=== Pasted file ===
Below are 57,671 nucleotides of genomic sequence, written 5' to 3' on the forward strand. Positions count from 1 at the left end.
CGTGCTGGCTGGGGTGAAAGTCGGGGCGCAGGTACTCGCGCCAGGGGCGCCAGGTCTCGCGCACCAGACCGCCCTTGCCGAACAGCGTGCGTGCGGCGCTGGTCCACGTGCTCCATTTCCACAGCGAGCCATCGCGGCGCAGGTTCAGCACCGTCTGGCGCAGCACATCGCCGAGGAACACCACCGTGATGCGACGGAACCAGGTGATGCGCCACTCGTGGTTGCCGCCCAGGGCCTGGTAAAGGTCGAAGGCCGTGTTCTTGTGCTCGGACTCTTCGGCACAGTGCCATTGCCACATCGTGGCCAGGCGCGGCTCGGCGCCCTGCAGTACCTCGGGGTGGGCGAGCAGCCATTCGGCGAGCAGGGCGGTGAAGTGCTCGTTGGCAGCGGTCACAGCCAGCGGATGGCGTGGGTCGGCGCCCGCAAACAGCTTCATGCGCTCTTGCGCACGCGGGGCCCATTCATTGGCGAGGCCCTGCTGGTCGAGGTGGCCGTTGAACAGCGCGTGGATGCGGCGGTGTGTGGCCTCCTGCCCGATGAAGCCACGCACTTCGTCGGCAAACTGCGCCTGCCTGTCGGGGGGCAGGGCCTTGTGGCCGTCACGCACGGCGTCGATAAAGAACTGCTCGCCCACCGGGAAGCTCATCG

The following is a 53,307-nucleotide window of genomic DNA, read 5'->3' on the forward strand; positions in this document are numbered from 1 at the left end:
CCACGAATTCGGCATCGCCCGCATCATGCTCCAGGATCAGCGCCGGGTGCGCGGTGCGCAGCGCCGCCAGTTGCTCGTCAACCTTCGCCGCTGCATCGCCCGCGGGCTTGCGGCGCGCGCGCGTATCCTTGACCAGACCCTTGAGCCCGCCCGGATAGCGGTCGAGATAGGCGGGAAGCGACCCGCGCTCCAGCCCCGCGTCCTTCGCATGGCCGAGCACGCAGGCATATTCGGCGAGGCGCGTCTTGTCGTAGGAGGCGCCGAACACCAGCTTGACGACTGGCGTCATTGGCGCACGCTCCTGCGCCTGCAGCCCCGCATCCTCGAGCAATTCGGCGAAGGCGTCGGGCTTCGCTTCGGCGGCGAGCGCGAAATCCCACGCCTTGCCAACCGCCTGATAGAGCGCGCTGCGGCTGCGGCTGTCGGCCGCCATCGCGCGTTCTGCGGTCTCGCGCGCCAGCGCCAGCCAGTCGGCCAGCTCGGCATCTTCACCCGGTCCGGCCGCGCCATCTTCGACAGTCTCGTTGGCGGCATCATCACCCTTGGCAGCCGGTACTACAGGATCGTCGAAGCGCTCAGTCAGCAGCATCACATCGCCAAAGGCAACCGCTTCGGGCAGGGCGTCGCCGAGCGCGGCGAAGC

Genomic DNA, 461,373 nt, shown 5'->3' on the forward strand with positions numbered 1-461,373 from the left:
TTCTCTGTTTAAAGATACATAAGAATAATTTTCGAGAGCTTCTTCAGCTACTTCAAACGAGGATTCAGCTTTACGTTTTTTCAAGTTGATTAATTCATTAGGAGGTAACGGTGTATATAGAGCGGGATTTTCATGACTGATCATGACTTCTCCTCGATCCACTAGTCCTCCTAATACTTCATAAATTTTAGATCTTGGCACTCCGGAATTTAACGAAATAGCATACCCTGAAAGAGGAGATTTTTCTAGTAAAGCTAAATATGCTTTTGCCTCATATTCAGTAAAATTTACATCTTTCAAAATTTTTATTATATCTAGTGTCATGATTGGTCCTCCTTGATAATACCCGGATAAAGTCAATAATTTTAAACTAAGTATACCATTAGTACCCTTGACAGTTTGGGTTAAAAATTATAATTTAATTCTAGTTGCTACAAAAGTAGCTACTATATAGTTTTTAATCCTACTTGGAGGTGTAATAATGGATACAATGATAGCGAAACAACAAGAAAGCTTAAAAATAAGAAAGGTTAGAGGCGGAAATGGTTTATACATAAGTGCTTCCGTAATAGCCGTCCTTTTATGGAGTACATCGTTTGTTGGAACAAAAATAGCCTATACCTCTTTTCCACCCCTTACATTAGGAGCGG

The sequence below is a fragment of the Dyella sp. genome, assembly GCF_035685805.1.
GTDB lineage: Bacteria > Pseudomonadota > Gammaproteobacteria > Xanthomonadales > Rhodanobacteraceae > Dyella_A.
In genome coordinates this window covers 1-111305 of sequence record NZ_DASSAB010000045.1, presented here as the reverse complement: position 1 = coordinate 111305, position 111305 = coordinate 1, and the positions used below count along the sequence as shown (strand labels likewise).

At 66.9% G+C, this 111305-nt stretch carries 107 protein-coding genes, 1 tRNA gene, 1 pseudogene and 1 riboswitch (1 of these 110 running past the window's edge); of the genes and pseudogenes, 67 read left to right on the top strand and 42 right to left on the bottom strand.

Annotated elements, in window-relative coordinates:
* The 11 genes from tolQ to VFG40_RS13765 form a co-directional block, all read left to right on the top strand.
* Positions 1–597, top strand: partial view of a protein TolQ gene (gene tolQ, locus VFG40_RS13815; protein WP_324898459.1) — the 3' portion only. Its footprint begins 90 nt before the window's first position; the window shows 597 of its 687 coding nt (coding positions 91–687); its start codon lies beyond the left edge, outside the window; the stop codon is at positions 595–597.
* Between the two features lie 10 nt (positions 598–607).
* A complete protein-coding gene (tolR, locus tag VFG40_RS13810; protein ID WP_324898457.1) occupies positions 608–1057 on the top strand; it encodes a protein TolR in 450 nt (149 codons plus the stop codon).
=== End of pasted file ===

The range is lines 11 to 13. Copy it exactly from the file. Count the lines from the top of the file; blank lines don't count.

Annotated elements, in window-relative coordinates:
* The 11 genes from tolQ to VFG40_RS13765 form a co-directional block, all read left to right on the top strand.
* Positions 1–597, top strand: partial view of a protein TolQ gene (gene tolQ, locus VFG40_RS13815; protein WP_324898459.1) — the 3' portion only. Its footprint begins 90 nt before the window's first position; the window shows 597 of its 687 coding nt (coding positions 91–687); its start codon lies beyond the left edge, outside the window; the stop codon is at positions 595–597.